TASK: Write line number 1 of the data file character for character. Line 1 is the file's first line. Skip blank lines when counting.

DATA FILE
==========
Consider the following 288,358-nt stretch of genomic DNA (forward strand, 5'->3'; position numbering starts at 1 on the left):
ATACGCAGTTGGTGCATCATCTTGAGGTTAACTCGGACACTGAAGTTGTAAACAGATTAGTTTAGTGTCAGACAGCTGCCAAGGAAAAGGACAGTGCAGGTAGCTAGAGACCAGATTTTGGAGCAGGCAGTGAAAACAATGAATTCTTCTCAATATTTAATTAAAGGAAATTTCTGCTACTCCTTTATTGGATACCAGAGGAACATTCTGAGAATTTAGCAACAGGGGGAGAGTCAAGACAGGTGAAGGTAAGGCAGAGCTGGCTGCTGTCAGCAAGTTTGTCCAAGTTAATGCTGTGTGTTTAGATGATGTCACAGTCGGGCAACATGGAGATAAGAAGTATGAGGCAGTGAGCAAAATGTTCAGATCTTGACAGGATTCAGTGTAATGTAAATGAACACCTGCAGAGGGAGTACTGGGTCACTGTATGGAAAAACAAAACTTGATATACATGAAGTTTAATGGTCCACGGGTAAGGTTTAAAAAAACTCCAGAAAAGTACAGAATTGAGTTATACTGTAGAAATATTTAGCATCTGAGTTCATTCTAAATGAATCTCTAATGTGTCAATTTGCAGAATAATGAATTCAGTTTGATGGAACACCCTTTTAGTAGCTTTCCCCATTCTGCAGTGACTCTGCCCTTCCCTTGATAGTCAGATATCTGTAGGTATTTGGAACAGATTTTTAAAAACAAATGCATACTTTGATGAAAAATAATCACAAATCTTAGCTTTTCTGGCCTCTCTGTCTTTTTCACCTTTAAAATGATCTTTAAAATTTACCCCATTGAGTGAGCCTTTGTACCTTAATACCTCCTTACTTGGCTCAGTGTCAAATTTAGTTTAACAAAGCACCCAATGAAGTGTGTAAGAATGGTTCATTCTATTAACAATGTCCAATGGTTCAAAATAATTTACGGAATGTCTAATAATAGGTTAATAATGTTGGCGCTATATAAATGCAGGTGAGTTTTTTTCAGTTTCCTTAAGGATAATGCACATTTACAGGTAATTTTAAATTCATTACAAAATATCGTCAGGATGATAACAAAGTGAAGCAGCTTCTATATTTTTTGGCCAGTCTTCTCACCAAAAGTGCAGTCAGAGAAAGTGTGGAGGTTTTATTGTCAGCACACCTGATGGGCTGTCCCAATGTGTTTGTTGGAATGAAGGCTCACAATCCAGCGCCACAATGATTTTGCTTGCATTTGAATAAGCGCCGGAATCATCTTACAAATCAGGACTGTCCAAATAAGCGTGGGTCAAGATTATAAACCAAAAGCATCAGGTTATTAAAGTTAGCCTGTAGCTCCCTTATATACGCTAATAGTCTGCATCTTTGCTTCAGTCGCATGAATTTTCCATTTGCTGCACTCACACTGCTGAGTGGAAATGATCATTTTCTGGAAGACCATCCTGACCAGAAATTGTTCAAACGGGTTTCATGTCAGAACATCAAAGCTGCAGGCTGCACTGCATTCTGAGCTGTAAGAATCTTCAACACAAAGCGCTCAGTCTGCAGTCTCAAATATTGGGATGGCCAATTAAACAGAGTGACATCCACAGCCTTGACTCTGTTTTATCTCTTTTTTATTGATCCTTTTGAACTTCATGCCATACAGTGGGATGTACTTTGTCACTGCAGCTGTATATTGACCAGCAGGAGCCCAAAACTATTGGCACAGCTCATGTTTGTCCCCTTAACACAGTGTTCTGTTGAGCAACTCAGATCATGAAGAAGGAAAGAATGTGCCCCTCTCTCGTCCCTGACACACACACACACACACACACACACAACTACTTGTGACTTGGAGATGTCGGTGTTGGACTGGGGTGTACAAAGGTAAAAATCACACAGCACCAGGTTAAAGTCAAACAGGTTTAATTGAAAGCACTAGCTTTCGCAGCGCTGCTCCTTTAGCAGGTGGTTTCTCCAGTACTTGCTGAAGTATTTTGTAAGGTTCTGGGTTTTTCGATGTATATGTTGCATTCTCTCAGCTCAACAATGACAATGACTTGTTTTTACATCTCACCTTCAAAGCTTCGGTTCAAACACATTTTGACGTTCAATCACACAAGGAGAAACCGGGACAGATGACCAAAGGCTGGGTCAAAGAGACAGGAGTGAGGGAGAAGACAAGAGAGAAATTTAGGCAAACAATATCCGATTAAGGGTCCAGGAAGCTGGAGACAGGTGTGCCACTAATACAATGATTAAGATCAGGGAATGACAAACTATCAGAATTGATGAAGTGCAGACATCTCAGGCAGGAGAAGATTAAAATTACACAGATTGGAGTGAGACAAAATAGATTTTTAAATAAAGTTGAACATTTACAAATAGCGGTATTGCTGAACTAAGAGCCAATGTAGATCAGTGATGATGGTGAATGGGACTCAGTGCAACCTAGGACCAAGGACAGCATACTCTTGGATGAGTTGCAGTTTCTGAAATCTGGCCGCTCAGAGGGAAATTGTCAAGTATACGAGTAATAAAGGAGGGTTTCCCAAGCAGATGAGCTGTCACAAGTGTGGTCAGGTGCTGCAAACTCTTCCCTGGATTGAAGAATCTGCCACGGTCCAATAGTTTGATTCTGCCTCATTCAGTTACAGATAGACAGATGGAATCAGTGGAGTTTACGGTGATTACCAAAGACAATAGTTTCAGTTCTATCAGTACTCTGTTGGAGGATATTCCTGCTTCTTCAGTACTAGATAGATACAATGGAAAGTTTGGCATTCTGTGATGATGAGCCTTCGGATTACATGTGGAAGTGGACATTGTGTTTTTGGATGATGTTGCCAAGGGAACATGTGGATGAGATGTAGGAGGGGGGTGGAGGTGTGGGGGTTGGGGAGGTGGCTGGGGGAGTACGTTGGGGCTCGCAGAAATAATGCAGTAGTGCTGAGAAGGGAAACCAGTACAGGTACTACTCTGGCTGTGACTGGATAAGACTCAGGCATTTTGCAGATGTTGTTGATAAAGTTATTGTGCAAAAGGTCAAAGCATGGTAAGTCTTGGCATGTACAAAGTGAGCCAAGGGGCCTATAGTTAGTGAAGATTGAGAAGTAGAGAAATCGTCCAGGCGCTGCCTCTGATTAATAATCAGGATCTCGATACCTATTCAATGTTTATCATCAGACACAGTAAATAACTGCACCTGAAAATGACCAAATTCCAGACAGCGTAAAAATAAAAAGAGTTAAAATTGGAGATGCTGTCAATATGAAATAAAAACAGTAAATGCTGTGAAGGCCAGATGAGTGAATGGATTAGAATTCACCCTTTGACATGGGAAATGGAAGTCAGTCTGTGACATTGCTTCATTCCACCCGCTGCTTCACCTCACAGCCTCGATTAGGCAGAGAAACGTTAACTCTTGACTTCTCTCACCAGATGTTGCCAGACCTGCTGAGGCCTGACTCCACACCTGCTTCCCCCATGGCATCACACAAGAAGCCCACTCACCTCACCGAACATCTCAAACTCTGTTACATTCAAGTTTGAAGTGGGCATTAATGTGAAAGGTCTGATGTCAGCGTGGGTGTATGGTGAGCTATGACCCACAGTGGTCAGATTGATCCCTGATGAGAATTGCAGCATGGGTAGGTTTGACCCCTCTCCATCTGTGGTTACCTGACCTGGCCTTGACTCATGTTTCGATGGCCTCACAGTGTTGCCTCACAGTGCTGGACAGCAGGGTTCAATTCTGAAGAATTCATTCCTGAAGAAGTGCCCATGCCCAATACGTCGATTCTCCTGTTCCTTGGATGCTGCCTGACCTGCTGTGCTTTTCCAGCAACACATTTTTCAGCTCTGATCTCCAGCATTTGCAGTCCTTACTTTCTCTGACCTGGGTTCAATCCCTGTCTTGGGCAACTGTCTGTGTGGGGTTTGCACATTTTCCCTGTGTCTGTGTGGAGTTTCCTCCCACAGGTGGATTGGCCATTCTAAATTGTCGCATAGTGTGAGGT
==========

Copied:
Consider the following 288,358-nt stretch of genomic DNA (forward strand, 5'->3'; position numbering starts at 1 on the left):